Table 5. Numerical results for a veriety of test problems (CroutILU-CGS).

Figure 5. Converging histories of relative residual 2-norm (CroutILU-CGS). Red line: Conventional PCGS, Blue line: Improved PCGS.

Acknowledgements

This work is partially supported by a Grant-in-Aid for Scientific Research (C) No. 25390145 from MEXT, Japan.

NOTES

^{1}This improved PCGS was proposed in Ref. [7] from a viewpoint of deriving process’s logic, but this manuscript demonstrates some mathematical theorems underlying the deriving process’s logic. Further, numerical results using ILU(0) preconditioner only are shown in Ref. [7] , but the results using a variety of typical preconditioners are shown in this manuscript.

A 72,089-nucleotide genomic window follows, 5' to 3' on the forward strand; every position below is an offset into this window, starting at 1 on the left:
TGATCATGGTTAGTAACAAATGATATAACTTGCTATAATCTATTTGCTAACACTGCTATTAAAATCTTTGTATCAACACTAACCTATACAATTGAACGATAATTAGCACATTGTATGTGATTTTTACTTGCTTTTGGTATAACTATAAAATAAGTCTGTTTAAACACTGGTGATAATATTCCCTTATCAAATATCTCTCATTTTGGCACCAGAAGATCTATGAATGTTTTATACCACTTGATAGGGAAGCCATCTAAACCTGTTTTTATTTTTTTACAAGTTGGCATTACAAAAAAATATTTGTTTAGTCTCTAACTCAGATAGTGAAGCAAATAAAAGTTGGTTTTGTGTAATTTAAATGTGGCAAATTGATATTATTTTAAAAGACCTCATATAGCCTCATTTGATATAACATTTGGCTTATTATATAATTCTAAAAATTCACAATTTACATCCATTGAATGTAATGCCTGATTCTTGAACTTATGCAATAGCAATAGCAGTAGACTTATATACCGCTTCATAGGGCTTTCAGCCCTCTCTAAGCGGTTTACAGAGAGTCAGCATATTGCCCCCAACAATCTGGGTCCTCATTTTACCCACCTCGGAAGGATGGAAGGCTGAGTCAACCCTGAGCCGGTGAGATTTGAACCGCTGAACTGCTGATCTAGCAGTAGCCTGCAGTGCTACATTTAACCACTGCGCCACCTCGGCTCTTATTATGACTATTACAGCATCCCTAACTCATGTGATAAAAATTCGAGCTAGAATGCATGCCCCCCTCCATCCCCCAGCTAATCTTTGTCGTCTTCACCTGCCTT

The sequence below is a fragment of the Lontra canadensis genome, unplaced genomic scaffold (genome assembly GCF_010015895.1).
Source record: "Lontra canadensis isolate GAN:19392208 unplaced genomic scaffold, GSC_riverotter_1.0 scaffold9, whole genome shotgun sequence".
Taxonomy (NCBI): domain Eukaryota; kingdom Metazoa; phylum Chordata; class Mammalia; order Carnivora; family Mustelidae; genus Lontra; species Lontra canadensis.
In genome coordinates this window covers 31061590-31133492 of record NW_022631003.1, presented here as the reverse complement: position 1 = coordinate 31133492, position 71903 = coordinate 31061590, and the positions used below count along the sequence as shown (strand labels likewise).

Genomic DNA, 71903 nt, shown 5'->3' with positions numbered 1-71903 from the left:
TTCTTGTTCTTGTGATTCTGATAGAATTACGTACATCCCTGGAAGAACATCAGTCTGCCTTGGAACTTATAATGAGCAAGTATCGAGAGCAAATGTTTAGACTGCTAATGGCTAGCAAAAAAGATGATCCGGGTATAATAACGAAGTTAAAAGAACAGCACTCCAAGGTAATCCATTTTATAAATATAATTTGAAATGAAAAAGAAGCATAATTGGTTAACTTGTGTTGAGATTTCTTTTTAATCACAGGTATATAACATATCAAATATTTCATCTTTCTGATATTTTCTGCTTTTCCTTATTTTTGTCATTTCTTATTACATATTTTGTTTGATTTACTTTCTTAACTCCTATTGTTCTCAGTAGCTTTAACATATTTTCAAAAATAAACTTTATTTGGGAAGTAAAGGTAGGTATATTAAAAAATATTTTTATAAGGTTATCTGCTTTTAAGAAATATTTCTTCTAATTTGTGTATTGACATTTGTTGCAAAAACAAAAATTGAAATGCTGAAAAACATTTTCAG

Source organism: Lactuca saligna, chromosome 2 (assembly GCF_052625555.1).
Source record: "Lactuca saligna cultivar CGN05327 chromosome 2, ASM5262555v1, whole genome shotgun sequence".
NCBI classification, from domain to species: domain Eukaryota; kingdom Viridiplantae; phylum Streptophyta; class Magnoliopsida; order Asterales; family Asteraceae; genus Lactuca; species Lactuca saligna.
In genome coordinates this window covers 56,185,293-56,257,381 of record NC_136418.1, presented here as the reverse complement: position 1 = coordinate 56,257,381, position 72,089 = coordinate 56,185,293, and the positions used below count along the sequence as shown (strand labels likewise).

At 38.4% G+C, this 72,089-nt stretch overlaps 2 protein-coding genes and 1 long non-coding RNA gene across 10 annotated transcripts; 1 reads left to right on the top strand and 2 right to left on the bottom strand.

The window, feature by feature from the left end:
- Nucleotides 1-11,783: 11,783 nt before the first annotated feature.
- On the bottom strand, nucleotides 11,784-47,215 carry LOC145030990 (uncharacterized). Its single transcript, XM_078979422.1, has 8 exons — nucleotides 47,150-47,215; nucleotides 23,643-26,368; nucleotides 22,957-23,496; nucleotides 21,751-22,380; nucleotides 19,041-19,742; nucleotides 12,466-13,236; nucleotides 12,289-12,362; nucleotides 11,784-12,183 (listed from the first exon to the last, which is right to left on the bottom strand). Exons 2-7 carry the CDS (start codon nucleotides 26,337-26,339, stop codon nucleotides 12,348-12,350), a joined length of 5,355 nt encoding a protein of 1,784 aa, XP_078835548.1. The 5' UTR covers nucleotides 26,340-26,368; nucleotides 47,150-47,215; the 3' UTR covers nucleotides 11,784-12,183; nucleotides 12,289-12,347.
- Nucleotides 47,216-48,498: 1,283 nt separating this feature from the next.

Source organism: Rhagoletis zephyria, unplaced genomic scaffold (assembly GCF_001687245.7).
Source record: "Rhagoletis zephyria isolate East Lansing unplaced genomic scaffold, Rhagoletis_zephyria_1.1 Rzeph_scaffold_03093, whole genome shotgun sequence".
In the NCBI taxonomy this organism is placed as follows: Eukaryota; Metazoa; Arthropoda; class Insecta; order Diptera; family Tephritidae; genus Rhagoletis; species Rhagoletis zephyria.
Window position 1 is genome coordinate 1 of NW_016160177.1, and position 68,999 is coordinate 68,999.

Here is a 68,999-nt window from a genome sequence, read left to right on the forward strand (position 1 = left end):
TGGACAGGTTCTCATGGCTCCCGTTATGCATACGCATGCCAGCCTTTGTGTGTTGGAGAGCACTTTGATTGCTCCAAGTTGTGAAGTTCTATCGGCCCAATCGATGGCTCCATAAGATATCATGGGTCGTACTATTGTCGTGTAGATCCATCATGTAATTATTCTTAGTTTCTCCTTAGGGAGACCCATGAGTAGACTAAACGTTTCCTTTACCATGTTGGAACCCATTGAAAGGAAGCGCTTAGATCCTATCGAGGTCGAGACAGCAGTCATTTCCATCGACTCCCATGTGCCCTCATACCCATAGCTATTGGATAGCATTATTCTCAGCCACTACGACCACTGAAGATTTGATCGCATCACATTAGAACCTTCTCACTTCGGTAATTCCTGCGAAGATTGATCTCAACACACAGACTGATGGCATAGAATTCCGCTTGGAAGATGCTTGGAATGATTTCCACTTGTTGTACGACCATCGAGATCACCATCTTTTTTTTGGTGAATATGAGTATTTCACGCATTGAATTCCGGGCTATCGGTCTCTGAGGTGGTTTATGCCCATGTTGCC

^{2}Of course, [8] discuss the conjugate gradient method for a symmetric system.

^{8}Values of “zero” for ILU(0) indicates the fill-in level, that is, “no fill-in”.

^{9}Because the principal argument presented in this paper concerns the structure of the algorithm for PCGS based on an improved preconditioning transformation procedure, the time required to obtain numerical solutions and the convergence history graphs (Figures 2-5) are provided as a reference. As mentioned before, there is almost no difference between Algorithm 6 and Algorithm 7 as regards the number of operations in the iteration, which would exert a strong influence on the computation time.

Conflicts of Interest

The authors declare no conflicts of interest.